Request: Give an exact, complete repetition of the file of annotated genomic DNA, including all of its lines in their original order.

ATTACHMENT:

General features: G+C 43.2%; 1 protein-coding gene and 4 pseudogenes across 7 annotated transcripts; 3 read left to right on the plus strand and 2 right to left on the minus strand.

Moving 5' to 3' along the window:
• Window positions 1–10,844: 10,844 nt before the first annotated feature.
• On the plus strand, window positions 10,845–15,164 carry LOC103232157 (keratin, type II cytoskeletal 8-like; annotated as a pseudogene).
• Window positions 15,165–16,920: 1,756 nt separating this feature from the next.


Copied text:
General features: G+C 43.2%; 1 protein-coding gene and 4 pseudogenes across 7 annotated transcripts; 3 read left to right on the plus strand and 2 right to left on the minus strand.

Moving 5' to 3' along the window:
• Window positions 1–10,844: 10,844 nt before the first annotated feature.
• On the plus strand, window positions 10,845–15,164 carry LOC103232157 (keratin, type II cytoskeletal 8-like; annotated as a pseudogene).
• Window positions 15,165–16,920: 1,756 nt separating this feature from the next.